Robert W. Taylor, co-writer with Licklider of "The Computer as a Communications Device", in aninterview with the New York Times,
Although he left the IPTO in 1964, five years before the ARPANET went live, it was his vision of universalnetworking that provided the impetus that led his successors such as Lawrence Roberts and Robert Taylor to furtherthe ARPANET development. Licklider later returned to lead the IPTO in 1973 for two years.
Packet switching
At the tip of the internetworking problem lay the issue of connecting separate physical networks to form one logicalnetwork. During the 1960s, Paul Baran (RAND Corporation), produced a study of surviveable networks for the USmilitary. Information transmitted across Baran's network would be divided into what he called 'message-blocks'.Independently, Donald Davies (National Physical Laboratory, UK), proposed and developed a similar network basedon what he called packet-switching, the term that would ultimately be adopted. Leonard Kleinrock (MIT) developedmathematical theory behind this technology. Packet-switching provides better bandwidth utilization and responsetimes than the traditional circuit-switching technology used for telephony, particularly on resource-limitedinterconnection links.
Packet switching is a rapid store-and-forward networking design that divides messages up into arbitrary packets,with routing decisions made per-packet. Early networks used message switched systems that required rigid routingstructures prone to single point of failure. This led Tommy Krash and Paul Baran's US Military funded research tofocus on using message-blocks to include network redundancy,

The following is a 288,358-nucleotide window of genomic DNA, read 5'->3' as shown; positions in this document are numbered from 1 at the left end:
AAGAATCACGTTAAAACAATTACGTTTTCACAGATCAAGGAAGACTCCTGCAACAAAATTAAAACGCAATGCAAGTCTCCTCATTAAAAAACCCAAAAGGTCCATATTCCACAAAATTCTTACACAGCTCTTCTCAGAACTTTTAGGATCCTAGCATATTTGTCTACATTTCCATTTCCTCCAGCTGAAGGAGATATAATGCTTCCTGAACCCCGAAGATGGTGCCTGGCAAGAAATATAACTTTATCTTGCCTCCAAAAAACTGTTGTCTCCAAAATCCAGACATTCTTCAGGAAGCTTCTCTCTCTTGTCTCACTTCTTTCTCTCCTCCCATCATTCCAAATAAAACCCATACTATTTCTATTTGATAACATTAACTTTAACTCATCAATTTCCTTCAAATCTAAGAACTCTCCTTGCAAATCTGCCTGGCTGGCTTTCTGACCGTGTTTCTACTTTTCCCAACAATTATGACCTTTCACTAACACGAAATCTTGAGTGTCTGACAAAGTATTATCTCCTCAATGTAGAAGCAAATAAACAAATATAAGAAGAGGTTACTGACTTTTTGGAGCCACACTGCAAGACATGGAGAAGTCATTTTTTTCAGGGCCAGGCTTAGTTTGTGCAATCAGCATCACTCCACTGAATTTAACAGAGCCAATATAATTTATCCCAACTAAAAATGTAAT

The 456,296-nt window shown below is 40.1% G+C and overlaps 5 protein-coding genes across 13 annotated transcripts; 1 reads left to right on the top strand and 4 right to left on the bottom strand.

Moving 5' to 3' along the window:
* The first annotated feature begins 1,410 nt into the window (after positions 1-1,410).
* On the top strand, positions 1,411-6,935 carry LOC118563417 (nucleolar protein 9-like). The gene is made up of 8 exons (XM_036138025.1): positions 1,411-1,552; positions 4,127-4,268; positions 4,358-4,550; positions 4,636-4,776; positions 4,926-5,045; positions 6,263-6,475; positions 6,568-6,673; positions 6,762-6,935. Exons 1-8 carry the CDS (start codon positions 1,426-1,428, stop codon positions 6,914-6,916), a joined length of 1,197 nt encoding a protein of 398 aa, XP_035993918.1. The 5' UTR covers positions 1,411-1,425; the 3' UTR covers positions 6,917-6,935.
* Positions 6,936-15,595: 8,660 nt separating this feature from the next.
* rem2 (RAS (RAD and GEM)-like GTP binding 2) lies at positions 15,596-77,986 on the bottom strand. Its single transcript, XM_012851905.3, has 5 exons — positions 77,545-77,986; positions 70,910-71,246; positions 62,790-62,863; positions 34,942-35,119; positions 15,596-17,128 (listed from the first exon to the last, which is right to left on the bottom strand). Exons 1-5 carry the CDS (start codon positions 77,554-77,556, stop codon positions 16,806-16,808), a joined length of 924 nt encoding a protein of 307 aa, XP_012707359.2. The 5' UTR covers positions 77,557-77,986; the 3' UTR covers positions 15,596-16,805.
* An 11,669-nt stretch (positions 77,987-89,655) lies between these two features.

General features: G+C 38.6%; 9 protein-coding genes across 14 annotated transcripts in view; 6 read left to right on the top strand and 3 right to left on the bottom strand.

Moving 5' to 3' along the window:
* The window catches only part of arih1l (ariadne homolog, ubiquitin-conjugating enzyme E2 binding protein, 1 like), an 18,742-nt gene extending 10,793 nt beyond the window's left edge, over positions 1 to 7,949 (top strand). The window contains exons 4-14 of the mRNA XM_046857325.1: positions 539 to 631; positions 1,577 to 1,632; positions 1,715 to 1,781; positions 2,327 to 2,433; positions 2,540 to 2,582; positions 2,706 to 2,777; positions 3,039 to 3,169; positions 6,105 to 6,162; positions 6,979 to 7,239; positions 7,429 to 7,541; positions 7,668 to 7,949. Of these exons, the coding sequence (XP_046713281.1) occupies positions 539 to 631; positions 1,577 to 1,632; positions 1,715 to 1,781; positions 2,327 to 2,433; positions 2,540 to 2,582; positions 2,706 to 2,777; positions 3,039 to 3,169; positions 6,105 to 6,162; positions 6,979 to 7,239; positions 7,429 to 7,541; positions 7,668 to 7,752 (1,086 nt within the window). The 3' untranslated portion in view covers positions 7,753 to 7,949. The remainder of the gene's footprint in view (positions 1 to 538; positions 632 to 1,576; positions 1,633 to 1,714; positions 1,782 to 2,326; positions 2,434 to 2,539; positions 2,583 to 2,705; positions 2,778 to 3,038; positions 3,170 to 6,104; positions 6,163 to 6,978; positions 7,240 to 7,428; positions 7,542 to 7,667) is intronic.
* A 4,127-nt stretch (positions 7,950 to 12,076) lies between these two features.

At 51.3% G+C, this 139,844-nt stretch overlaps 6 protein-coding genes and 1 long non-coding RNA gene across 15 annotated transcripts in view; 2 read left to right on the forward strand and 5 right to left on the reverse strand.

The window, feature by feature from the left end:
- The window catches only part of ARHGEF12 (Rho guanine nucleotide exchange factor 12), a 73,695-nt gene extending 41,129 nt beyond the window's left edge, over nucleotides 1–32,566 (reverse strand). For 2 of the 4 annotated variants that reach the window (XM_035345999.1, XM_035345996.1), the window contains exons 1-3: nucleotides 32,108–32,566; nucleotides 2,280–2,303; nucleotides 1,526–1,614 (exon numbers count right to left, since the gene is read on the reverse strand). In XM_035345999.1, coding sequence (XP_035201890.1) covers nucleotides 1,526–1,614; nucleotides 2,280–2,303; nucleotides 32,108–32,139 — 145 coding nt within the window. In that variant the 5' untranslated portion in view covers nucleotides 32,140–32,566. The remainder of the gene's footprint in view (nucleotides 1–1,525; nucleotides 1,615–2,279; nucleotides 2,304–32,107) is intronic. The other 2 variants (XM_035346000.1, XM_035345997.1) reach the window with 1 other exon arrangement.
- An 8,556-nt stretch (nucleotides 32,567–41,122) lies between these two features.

which in turn led to the widespread urban legendthat the Internet was designed to resist nuclear attack.
History of the Internet3
Networks that led to the Internet
Len Kleinrock and the first Interface Message Processor.[8]
Promoted to the head of the informationprocessing office at DARPA, Robert Taylorintended to realize Licklider's ideas of aninterconnected networking system. Bringing inLarry Roberts from MIT, he initiated a projectto build such a network. The first ARPANETlink was established between the University of California, Los Angeles and the StanfordResearch Institute on 22:30 hours on October29, 1969. By December 5, 1969, a 4-nodenetwork was connected by adding theUniversity of Utah and the University of California, Santa Barbara. Building on ideasdeveloped in ALOHAnet, the ARPANET grewrapidly. By 1981, the number of hosts hadgrown to 213, with a new host being addedapproximately every twenty days.
ARPANET became the technical core of whatwould become the Internet, and a primary toolin developing the technologies used.ARPANET development was centered aroundthe Request for Comments (RFC) process, stillused today for proposing and distributingInternet Protocols and Systems. RFC 1, entitled"Host Software", was written by Steve Crocker from the University of California, Los Angeles, and published onApril 7, 1969. These early years were documented in the 1972 film Computer Networks: The Heralds of ResourceSharing.International collaborations on ARPANET were sparse. For various political reasons, European developers wereconcerned with developing the X.25 networks. Notable exceptions were the
 Norwegian Seismic Array
(NORSAR) in1972, followed in 1973 by Sweden with satellite links to the Tanum Earth Station and Peter Kirstein's research groupin the UK, initially at the Institute of Computer Science, London University and later at University CollegeLondon.
X.25 and public access
Based on ARPA's research, packet switching network standards were developed by the InternationalTelecommunication Union (ITU) in the form of X.25 and related standards. While using packet switching, X.25 isbuilt on the concept of virtual circuits emulating traditional telephone connections. In 1974, X.25 formed the basisfor the SERCnet network between British academic and research sites, which later became JANET. The initial ITUStandard on X.25 was approved in March 1976.
The British Post Office, Western Union International and Tymnet collaborated to create the first international packetswitched network, referred to as the International Packet Switched Service (IPSS), in 1978. This network grew fromEurope and the US to cover Canada, Hong Kong and Australia by 1981. By the 1990s it provided a worldwide